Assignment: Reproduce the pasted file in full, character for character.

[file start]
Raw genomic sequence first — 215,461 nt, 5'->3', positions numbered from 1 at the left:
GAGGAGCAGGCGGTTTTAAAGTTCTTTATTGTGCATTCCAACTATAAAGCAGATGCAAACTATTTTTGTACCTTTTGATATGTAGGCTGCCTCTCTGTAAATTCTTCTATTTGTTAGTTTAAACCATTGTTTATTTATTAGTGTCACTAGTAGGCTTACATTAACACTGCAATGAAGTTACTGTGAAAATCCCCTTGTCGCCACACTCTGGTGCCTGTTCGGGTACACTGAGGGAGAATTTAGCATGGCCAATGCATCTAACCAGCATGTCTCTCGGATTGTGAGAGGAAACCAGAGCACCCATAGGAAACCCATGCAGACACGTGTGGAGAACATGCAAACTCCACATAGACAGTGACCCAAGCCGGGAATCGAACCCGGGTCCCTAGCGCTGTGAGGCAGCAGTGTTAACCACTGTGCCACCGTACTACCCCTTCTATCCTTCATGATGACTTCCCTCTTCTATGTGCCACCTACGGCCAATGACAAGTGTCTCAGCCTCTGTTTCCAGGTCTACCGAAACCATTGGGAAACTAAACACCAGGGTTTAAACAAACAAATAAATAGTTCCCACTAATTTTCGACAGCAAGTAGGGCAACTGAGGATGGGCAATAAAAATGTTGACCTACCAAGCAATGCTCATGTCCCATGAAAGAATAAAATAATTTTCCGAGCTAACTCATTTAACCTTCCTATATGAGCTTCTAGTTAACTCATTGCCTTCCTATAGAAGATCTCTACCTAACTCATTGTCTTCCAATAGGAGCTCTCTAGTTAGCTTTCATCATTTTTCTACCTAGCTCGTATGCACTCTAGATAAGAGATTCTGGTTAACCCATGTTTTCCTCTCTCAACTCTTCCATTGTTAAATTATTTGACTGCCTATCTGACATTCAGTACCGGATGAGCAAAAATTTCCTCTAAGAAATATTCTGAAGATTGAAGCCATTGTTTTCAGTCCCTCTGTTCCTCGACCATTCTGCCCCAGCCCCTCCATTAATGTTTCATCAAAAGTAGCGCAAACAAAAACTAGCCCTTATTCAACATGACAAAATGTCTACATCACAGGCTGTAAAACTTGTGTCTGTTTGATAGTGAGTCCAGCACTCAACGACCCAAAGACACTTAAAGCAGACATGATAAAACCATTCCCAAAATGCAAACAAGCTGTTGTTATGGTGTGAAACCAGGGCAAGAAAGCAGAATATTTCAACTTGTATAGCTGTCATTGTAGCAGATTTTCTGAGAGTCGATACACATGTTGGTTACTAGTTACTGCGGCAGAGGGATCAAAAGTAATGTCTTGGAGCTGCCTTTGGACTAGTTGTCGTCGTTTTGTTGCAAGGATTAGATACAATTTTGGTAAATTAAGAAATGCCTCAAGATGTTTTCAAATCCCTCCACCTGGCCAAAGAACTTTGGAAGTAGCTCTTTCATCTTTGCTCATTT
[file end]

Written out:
Raw genomic sequence first — 215,461 nt, 5'->3', positions numbered from 1 at the left:
GAGGAGCAGGCGGTTTTAAAGTTCTTTATTGTGCATTCCAACTATAAAGCAGATGCAAACTATTTTTGTACCTTTTGATATGTAGGCTGCCTCTCTGTAAATTCTTCTATTTGTTAGTTTAAACCATTGTTTATTTATTAGTGTCACTAGTAGGCTTACATTAACACTGCAATGAAGTTACTGTGAAAATCCCCTTGTCGCCACACTCTGGTGCCTGTTCGGGTACACTGAGGGAGAATTTAGCATGGCCAATGCATCTAACCAGCATGTCTCTCGGATTGTGAGAGGAAACCAGAGCACCCATAGGAAACCCATGCAGACACGTGTGGAGAACATGCAAACTCCACATAGACAGTGACCCAAGCCGGGAATCGAACCCGGGTCCCTAGCGCTGTGAGGCAGCAGTGTTAACCACTGTGCCACCGTACTACCCCTTCTATCCTTCATGATGACTTCCCTCTTCTATGTGCCACCTACGGCCAATGACAAGTGTCTCAGCCTCTGTTTCCAGGTCTACCGAAACCATTGGGAAACTAAACACCAGGGTTTAAACAAACAAATAAATAGTTCCCACTAATTTTCGACAGCAAGTAGGGCAACTGAGGATGGGCAATAAAAATGTTGACCTACCAAGCAATGCTCATGTCCCATGAAAGAATAAAATAATTTTCCGAGCTAACTCATTTAACCTTCCTATATGAGCTTCTAGTTAACTCATTGCCTTCCTATAGAAGATCTCTACCTAACTCATTGTCTTCCAATAGGAGCTCTCTAGTTAGCTTTCATCATTTTTCTACCTAGCTCGTATGCACTCTAGATAAGAGATTCTGGTTAACCCATGTTTTCCTCTCTCAACTCTTCCATTGTTAAATTATTTGACTGCCTATCTGACATTCAGTACCGGATGAGCAAAAATTTCCTCTAAGAAATATTCTGAAGATTGAAGCCATTGTTTTCAGTCCCTCTGTTCCTCGACCATTCTGCCCCAGCCCCTCCATTAATGTTTCATCAAAAGTAGCGCAAACAAAAACTAGCCCTTATTCAACATGACAAAATGTCTACATCACAGGCTGTAAAACTTGTGTCTGTTTGATAGTGAGTCCAGCACTCAACGACCCAAAGACACTTAAAGCAGACATGATAAAACCATTCCCAAAATGCAAACAAGCTGTTGTTATGGTGTGAAACCAGGGCAAGAAAGCAGAATATTTCAACTTGTATAGCTGTCATTGTAGCAGATTTTCTGAGAGTCGATACACATGTTGGTTACTAGTTACTGCGGCAGAGGGATCAAAAGTAATGTCTTGGAGCTGCCTTTGGACTAGTTGTCGTCGTTTTGTTGCAAGGATTAGATACAATTTTGGTAAATTAAGAAATGCCTCAAGATGTTTTCAAATCCCTCCACCTGGCCAAAGAACTTTGGAAGTAGCTCTTTCATCTTTGCTCATTT